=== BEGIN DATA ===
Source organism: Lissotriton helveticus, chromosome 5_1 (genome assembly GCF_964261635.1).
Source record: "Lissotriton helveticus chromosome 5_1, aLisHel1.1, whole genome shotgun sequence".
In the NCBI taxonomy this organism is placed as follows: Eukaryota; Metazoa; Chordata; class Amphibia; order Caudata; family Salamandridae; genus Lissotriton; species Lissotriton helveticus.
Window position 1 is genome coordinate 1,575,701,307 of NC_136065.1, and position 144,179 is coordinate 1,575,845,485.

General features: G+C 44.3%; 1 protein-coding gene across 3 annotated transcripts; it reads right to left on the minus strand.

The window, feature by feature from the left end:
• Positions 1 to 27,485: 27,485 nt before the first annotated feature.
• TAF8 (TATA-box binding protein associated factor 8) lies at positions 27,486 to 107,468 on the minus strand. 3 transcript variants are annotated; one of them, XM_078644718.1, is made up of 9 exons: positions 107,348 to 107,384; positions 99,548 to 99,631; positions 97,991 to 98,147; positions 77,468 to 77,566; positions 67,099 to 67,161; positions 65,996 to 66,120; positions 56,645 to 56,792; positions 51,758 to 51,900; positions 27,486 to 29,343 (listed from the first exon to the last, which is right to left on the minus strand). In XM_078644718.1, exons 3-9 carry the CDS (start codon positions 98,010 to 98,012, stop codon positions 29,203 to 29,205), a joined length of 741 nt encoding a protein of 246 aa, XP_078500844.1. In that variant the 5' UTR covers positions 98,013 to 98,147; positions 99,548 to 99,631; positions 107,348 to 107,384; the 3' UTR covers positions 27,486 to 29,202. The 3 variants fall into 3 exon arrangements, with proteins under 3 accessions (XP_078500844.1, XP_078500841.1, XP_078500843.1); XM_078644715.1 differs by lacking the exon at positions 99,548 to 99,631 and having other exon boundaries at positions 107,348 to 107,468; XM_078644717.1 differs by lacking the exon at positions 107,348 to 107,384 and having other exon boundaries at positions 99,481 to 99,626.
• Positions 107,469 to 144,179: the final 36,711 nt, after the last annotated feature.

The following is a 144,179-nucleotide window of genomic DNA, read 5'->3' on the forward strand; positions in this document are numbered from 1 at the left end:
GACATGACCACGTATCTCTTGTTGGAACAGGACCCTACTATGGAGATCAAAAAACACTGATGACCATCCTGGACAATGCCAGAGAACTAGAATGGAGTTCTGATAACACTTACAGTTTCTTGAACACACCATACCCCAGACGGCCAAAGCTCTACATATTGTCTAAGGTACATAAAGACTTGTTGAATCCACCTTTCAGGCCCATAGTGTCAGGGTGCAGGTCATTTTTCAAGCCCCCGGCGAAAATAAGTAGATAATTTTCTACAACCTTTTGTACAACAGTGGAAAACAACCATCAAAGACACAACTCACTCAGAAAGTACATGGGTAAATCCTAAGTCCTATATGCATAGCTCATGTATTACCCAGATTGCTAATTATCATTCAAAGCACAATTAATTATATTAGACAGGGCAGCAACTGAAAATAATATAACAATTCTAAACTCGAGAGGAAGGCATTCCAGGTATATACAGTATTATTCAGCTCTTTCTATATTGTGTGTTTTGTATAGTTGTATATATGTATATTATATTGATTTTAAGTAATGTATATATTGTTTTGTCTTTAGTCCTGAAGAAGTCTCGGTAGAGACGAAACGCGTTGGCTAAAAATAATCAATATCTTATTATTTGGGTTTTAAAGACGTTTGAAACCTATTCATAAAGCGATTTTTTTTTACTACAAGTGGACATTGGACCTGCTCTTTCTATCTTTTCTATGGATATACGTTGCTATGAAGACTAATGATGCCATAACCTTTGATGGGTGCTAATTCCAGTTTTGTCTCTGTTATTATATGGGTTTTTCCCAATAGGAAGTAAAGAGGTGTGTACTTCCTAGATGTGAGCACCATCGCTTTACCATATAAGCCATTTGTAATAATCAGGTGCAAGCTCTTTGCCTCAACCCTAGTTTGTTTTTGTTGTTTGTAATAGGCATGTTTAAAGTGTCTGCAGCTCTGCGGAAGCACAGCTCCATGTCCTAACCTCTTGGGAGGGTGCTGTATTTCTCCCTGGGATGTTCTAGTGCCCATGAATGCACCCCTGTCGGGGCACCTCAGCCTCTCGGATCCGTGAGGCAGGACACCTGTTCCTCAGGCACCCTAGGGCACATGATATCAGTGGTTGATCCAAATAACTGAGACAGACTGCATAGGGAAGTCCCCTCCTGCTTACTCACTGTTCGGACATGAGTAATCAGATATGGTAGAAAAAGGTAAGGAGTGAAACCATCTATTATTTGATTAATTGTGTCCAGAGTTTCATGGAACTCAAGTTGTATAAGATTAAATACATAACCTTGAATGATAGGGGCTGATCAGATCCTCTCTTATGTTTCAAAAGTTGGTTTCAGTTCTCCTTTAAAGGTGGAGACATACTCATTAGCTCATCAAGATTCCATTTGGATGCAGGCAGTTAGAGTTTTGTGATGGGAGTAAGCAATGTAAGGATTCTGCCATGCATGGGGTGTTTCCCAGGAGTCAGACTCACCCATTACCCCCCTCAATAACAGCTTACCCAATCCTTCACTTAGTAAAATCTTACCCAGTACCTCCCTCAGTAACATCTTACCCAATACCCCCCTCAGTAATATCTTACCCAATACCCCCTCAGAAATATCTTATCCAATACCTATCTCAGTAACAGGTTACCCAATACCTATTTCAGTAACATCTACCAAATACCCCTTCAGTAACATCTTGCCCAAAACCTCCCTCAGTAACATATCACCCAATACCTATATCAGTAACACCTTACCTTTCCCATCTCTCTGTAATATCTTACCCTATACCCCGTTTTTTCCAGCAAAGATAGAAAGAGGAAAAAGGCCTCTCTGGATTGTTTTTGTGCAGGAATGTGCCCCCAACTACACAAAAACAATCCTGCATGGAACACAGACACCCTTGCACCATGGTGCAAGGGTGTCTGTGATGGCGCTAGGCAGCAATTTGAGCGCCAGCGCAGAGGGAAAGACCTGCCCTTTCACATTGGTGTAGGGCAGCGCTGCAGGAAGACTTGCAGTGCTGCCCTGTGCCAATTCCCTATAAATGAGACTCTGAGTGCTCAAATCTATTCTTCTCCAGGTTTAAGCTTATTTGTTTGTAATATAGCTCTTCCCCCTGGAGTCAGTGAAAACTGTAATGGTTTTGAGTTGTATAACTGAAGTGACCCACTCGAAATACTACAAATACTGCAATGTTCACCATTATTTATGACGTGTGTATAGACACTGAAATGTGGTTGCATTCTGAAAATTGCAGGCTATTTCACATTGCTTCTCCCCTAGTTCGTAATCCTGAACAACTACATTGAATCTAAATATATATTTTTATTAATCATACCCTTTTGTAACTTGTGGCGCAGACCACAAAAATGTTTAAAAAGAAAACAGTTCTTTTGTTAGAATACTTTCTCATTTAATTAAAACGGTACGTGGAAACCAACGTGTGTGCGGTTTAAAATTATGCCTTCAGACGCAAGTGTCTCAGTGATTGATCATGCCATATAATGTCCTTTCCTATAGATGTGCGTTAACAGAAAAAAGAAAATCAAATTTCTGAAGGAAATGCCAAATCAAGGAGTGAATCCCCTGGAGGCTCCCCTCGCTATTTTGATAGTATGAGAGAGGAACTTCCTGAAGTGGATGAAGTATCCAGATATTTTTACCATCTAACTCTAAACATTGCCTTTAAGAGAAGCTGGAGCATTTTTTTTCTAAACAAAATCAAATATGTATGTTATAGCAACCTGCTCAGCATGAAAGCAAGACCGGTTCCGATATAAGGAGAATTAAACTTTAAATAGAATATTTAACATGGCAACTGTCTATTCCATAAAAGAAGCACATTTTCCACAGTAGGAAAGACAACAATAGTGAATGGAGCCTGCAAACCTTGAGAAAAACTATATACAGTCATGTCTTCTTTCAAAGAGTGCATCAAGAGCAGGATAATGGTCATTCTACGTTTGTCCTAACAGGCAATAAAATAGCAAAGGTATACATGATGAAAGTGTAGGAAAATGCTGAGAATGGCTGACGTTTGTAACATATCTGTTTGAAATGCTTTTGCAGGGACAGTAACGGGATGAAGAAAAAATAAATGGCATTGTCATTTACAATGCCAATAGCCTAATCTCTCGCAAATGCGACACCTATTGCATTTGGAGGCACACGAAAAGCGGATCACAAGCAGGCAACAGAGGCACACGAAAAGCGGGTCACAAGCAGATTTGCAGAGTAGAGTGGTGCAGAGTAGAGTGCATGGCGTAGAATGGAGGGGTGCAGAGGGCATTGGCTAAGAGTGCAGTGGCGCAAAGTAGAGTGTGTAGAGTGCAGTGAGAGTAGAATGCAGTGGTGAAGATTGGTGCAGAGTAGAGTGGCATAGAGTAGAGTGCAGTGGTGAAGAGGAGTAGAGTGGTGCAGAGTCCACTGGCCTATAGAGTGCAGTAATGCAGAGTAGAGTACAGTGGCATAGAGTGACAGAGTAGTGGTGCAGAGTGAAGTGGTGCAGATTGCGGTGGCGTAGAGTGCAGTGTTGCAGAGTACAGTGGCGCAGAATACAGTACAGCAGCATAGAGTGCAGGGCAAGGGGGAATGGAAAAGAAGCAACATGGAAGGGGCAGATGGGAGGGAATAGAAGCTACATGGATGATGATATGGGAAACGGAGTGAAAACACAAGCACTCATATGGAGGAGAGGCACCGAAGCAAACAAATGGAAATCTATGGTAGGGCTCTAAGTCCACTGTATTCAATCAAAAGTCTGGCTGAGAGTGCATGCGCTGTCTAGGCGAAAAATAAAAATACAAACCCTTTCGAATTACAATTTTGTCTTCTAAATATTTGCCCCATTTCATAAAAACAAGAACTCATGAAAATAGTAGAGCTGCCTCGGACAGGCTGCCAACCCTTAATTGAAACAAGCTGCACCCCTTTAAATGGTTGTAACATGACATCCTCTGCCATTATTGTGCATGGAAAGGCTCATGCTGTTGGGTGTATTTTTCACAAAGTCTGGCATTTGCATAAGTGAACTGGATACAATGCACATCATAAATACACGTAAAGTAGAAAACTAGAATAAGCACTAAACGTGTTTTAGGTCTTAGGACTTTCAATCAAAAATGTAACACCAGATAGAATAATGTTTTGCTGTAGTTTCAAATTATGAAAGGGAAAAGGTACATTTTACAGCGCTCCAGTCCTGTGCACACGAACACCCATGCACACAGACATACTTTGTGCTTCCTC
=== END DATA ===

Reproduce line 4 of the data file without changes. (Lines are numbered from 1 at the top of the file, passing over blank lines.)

Window position 1 is genome coordinate 1,575,701,307 of NC_136065.1, and position 144,179 is coordinate 1,575,845,485.